Pods are essentially communities of active LinkedIn users in a particular niche in the industry that support each other by liking each others posts.
Here's how it works.
Once you post it on the platform, you can throw it in a LinkedIn pod to get people to like it. This initial boost in engagement will get you traction and might trigger the algorithm to put your post in front of more eyeballs.
If your post is interesting enough, these extra viewers will add to the traction and get the post to even more people.
It's not insurance for virality, but it should give you a small boost.
In growth hacking, any small boost is worth a shot.
If you want to start using pods, we recommend the lempod Chrome extension.
All you have to do is install it and create an account.
Now you can click on it to start driving traffic to your post.
Search for pods that cater to your industry. In this way, people in the pod can relate to the material that you're posting and you'll get more engagement.
You also don't want people in industries that are not related to yours engaging with your post too much, it won't feel natural.
The downside to pods?
The pod has to be active. If you post at times where half the people in the pod are asleep, it won't do you any good.
The beauty of videos is that they attract specific crowds.
Audiences of a particular niche are interested in that niche, and although they might share similarities with an audience that watched another video of that topic, they're unique in their characteristics.
Let's do an example.
Say you have two videos, one on "LinkedIn growth hacking" and the other on "Facebook growth hacking," they might carry the same interest for two groups of people, these two groups will have different charactertisics.
Primarily the difference in social platform.
Once you've gotten engagement for your video, you know that these people are already segmented to people that are interested in the topic.
You can now add them and connect with them through messaging or other means.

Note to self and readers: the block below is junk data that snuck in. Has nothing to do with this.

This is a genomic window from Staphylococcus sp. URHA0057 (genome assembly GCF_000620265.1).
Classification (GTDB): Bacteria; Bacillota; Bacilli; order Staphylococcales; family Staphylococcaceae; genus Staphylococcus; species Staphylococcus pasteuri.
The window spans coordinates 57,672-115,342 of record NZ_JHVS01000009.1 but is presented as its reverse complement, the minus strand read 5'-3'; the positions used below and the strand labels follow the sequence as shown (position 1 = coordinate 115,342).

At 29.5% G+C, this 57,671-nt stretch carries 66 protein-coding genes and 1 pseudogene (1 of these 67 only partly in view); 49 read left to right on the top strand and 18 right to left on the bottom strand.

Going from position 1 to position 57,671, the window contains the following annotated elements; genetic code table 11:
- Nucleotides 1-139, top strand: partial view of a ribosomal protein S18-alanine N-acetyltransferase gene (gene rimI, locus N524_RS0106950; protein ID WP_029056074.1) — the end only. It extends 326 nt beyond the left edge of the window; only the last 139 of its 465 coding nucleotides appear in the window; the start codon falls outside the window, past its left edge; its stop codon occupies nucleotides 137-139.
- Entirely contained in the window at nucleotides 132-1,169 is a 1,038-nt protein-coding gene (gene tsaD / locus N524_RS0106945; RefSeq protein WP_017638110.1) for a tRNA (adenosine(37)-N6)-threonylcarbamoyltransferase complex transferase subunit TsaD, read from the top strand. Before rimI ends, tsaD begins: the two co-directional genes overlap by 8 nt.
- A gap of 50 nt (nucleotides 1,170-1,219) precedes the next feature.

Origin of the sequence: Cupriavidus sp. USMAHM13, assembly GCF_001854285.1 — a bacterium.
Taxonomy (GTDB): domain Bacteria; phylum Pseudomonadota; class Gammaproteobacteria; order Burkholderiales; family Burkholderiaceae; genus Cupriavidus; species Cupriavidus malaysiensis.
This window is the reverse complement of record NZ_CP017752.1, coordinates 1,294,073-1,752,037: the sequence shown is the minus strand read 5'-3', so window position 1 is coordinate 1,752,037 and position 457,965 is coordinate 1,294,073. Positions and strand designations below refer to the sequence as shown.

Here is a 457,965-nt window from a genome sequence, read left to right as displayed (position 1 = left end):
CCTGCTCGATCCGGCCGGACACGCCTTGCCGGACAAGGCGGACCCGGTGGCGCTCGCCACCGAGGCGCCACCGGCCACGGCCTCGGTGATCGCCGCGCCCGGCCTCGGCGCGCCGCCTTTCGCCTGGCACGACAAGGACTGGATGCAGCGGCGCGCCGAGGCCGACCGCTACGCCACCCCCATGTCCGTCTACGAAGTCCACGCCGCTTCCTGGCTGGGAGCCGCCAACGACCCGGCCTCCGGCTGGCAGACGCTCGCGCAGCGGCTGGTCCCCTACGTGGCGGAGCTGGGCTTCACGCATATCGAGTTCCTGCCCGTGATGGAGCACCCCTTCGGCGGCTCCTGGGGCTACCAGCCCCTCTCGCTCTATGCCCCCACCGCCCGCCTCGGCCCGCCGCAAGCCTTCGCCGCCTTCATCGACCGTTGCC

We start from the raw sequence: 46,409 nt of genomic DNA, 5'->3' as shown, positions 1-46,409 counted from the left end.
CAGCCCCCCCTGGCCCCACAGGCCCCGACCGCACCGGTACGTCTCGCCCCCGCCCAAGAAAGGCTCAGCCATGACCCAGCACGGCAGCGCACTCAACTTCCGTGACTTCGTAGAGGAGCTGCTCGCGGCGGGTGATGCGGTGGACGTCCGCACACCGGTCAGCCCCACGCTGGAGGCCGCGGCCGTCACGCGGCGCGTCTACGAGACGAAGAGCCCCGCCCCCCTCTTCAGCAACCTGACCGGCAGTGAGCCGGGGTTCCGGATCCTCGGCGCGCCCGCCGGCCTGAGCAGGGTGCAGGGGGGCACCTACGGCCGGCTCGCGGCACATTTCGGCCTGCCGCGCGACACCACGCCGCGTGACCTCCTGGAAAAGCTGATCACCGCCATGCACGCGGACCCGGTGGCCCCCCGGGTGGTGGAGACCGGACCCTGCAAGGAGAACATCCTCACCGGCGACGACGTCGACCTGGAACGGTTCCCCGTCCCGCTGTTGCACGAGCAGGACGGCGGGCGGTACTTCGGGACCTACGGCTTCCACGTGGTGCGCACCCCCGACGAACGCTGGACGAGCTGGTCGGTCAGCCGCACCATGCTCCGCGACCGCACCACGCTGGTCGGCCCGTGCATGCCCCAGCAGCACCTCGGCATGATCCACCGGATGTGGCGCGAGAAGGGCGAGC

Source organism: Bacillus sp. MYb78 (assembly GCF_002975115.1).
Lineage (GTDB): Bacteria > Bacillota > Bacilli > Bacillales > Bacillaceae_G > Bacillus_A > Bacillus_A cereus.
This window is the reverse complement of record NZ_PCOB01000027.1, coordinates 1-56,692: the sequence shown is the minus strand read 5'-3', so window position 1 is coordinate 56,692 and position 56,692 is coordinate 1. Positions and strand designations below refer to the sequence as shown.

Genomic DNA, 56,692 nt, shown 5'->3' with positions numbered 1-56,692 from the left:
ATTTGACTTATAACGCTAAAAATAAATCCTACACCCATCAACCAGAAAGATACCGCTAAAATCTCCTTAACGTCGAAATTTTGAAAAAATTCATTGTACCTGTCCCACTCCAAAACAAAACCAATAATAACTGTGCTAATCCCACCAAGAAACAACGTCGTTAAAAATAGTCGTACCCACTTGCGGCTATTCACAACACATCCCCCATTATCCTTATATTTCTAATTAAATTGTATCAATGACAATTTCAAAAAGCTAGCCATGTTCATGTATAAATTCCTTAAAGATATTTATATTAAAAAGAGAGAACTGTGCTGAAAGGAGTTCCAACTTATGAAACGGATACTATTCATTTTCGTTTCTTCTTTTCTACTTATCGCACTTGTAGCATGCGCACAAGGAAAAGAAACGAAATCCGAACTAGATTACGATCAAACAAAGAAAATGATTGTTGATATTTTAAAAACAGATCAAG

However, it doesn't just stop there.
If you are using video ads, you can retarget the people who've viewed your videos.
We have a complete guide on LinkedIn retargeting that you can view here.
This combination of engagement and reengagement can lead even the coldest lead to convert on your funnel.
We've said this time and time again.
You can't growth hack if you don't track.
And, this includes your LinkedIn videos.
Your first video might take off and go viral, we've seen it happen before, but chances are you'll join the rest of us with a post that gets minimal views.
If you want something to take off, you've got to track and monitor it.
Before posting a LinkedIn video, ask a small focus group of your teammates or friends if they'll stop scrolling and watch your video.
Don't be afraid to A/B test, you can switch out simple things like the background music or the intro.
Once you post it, check if it's getting the engagements that you've projected. If it's not, then switch it out and check how that goes.
You want to be agile.
This is especially true if you're looking at going viral.
Based on our internal studies, the amount of continuous, increasing engagement that you get within the first couple of hours of posting something on LinkedIn determines your virality.
After a good run, say 48 hours or so, check out how much engagement you've got and make notes on why you think you got that type of engagement.
Place all your notes in a detailed spreadsheet so that you have something you can look back to.
If you keep up, you'll get to make better videos that will continue to resonate well with your audience.
Here another pro tip, you can use UTM parameters on your individual posts, by firing up Campaign URL Builder on Google Analytics.
It's relatively easy to use.
Go to the link above.
Fill up the details and you can now track it by itself on Google Analytics.
Now you don't always have to do this, but it's a good way to check if a link that you have on your video is doing its job.
Linked video marketing can take your growth hacking efforts to the next level because growth relies on engagement and videos are naturally engaging.
Look, we're not telling you to post a video every day, but try to do it as often as you can to break away from traditional text-based content.
You can express a lot from video, even more than what you can with a traditional text post.
Take advantage of that.
A lot of your peers and competitors are already using video.
What are you doing about it?
Start with one release this week.
And, as always.
Keep hacking at your growth.